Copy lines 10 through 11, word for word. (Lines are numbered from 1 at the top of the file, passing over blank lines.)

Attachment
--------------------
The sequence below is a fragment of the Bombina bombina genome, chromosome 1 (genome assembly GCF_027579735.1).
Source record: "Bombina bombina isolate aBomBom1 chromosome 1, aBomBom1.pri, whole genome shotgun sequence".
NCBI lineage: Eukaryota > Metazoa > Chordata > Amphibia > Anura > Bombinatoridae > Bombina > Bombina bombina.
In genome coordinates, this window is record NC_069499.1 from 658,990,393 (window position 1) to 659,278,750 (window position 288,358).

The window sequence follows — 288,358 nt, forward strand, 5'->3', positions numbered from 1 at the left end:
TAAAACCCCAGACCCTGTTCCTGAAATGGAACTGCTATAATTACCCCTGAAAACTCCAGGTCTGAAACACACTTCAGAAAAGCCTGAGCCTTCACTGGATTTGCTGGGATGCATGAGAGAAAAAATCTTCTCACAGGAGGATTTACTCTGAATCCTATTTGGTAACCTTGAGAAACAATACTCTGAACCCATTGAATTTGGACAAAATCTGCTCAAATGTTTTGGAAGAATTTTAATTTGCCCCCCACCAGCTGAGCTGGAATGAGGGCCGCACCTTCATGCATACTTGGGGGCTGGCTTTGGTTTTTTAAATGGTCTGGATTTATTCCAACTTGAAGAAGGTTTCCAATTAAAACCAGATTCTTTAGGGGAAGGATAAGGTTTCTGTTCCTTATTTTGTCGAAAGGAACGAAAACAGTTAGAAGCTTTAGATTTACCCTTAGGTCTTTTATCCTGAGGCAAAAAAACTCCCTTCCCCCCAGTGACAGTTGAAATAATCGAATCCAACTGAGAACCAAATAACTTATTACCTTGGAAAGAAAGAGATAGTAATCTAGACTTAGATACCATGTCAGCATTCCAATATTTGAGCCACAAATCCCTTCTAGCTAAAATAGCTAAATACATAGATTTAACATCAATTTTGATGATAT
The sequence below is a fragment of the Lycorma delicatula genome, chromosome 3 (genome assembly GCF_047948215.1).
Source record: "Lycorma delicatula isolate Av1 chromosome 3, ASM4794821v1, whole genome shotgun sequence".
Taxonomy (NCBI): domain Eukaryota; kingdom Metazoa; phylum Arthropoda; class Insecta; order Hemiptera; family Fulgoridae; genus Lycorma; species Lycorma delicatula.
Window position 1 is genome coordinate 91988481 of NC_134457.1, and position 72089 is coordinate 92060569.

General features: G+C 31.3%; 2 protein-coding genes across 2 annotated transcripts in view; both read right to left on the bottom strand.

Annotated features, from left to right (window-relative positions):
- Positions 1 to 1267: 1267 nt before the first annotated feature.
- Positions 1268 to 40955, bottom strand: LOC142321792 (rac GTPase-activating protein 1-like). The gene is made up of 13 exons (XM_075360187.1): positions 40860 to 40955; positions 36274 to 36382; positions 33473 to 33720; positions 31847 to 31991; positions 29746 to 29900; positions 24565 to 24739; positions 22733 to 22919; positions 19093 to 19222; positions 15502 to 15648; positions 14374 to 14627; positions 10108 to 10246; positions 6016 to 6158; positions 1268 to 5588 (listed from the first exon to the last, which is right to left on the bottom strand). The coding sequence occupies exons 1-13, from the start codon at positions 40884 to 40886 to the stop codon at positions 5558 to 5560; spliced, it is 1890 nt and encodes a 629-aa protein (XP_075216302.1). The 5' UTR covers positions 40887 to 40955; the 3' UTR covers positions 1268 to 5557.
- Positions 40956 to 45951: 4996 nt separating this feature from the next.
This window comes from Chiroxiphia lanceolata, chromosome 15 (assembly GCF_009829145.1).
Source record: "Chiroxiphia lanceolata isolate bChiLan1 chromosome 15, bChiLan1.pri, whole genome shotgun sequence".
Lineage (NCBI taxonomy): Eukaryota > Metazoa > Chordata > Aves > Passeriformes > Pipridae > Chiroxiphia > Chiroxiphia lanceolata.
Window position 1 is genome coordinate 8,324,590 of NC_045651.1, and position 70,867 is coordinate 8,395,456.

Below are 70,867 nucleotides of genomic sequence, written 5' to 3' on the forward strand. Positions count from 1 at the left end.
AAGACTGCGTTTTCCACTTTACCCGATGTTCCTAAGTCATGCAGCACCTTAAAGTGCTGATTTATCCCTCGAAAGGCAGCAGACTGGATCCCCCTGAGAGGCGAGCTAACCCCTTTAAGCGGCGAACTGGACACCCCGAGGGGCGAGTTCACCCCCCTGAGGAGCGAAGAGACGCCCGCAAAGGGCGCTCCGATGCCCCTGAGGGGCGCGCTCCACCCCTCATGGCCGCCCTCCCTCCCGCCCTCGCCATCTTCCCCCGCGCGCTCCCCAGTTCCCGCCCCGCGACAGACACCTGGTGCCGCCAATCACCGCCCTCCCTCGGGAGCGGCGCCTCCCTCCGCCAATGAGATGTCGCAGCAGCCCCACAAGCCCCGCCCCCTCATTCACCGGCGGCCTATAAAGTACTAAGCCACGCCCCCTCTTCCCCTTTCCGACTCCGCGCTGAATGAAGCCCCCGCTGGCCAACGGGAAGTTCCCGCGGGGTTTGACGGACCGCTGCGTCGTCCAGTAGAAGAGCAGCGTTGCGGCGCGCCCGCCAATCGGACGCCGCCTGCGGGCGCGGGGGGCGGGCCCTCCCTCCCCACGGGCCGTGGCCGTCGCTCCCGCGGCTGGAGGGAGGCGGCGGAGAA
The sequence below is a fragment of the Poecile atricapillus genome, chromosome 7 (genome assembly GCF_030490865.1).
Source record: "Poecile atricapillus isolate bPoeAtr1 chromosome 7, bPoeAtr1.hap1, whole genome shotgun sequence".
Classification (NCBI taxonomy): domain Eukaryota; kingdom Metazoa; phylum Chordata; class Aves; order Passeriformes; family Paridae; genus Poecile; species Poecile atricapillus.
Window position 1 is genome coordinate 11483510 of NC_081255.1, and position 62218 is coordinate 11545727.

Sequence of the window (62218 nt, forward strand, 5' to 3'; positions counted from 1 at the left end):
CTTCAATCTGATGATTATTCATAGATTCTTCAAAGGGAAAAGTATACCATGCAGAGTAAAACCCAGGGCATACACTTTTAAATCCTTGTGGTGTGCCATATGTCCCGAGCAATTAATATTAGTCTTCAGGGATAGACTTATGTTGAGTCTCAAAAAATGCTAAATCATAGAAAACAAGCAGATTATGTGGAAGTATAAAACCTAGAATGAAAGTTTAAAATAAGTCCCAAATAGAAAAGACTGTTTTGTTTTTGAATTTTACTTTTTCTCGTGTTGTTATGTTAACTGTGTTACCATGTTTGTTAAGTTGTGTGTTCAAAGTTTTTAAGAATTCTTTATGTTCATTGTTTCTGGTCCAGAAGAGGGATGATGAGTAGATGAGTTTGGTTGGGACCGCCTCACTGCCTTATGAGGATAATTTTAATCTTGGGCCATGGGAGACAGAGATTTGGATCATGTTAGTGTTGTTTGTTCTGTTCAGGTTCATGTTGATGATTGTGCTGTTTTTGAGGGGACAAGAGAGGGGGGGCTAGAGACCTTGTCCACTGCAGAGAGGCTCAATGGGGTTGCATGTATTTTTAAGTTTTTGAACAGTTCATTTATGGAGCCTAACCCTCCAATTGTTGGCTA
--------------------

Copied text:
Window position 1 is genome coordinate 91988481 of NC_134457.1, and position 72089 is coordinate 92060569.

General features: G+C 31.3%; 2 protein-coding genes across 2 annotated transcripts in view; both read right to left on the bottom strand.